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This article in JEQ

  1. Vol. 31 No. 6, p. 2001-2007
     
    Received: Nov 3, 2001
    Published: Nov, 2002


    * Corresponding author(s): akagawa@ffpri.affrc.go.jp
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doi:10.2134/jeq2002.2001

Tree-Ring Strontium-90 and Cesium-137 as Potential Indicators of Radioactive Pollution

  1. Akira Kagawa *a,
  2. Toru Aokib,
  3. Naoki Okadac and
  4. Yukio Katayamad
  1. a Wood Anatomy and Quality Lab., Forestry and Forest Products Res. Inst., Tsukuba Norin P.O. Box 16, Ibaraki 305-8687, Japan
    b Radioisotope Res. Center, Kyoto Univ., Sakyo, Kyoto 606-8502, Japan
    c Grad. School of Agriculture, Kyoto Univ., Sakyo, Kyoto 606-8502, Japan
    d Div. of Human Environment, The Univ. of Human Environments, Okazaki, Aichi 444-3505, Japan

Abstract

To examine whether tree rings can be used to detect or assess local historical 90Sr or 137Cs fallout, such as that resulting from the Hiroshima atomic bomb, radial distribution of 90Sr and 137Cs in trees was examined. We studied a gymnosperm [Japanese cedar, Cryptomeria japonica (L. f.) D. Don] and an angiosperm (Japanese persimmon, Diospyros kaki Thunb.) tree species from the vicinity of the atomic bomb hypocenter, and from other locations in Japan. A significant amount of 137Cs was detected in tree rings formed before 1945, indicating lateral migration of Cs. In contrast, the specific activity of 90Sr in the Hiroshima Japanese cedar showed the highest level in 1945, due to relatively immobile characteristics of Sr compared with Cs. Strontium-90 and Sr analyses in tree rings helped identify and distinguish between residual 90Sr activity from the Hiroshima atomic bomb and the atmospheric nuclear testing. This indicates the possibility of detecting or assessing previous local 90Sr pollution through with tree-ring analysis.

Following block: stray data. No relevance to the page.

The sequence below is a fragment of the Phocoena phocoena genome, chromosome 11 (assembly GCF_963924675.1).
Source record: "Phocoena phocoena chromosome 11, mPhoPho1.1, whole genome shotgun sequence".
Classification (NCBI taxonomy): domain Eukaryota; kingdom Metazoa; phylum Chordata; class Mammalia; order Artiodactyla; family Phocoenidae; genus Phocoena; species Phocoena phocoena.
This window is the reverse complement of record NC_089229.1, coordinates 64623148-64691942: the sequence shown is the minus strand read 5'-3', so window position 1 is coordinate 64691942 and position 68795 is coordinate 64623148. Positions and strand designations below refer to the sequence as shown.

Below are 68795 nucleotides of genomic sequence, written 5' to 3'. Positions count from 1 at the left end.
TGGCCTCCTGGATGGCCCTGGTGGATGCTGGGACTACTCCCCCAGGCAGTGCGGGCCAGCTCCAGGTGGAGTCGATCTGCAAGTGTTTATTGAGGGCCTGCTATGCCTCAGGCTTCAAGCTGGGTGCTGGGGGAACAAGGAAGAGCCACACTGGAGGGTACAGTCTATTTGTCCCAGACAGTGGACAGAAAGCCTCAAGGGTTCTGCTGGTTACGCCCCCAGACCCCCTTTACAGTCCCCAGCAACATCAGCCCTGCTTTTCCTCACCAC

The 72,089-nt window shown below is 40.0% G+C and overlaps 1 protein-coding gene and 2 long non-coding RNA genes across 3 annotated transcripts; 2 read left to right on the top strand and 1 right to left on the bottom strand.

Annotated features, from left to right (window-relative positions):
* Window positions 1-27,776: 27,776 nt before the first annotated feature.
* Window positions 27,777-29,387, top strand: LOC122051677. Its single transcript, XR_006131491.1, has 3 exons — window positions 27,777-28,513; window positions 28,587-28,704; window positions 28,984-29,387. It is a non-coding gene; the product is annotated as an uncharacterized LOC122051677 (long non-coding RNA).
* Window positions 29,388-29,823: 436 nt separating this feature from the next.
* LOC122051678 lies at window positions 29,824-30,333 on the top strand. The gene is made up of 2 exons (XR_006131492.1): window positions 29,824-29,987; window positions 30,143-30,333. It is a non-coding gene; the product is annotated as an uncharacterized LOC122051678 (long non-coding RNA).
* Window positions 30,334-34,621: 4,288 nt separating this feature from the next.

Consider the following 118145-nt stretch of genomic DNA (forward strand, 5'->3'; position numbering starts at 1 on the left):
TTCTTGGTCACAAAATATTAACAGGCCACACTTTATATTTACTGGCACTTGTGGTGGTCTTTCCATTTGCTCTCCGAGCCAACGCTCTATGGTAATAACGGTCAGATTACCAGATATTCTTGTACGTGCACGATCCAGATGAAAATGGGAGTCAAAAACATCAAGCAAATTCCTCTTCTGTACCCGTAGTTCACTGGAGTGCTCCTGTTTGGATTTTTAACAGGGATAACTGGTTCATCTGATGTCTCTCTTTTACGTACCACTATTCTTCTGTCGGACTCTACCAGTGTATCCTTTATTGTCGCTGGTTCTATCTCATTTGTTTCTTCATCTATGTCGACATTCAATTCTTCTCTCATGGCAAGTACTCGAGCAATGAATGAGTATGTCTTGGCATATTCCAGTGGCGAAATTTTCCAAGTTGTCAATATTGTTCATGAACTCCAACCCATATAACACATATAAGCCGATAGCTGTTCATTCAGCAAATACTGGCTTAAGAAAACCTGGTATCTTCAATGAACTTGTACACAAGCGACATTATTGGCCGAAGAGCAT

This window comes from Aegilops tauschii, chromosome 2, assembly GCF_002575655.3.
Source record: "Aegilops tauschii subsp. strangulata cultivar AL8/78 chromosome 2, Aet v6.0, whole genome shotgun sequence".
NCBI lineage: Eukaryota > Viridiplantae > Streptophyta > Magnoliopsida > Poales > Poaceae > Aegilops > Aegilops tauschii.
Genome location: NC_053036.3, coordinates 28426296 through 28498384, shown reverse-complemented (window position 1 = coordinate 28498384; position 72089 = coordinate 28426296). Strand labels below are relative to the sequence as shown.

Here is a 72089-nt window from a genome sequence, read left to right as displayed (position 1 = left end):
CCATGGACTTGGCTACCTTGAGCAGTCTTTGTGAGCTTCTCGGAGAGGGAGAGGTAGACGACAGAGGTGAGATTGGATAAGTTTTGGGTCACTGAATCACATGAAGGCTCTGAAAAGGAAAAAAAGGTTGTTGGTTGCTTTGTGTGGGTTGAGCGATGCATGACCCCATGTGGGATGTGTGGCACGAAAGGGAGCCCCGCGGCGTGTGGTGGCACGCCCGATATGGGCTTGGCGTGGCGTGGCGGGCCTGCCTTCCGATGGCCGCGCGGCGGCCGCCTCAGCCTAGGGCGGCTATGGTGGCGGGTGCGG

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Copyright © 2002. American Society of Agronomy, Crop Science Society of America, Soil Science SocietyPublished in J. Environ. Qual.31:2001–2007.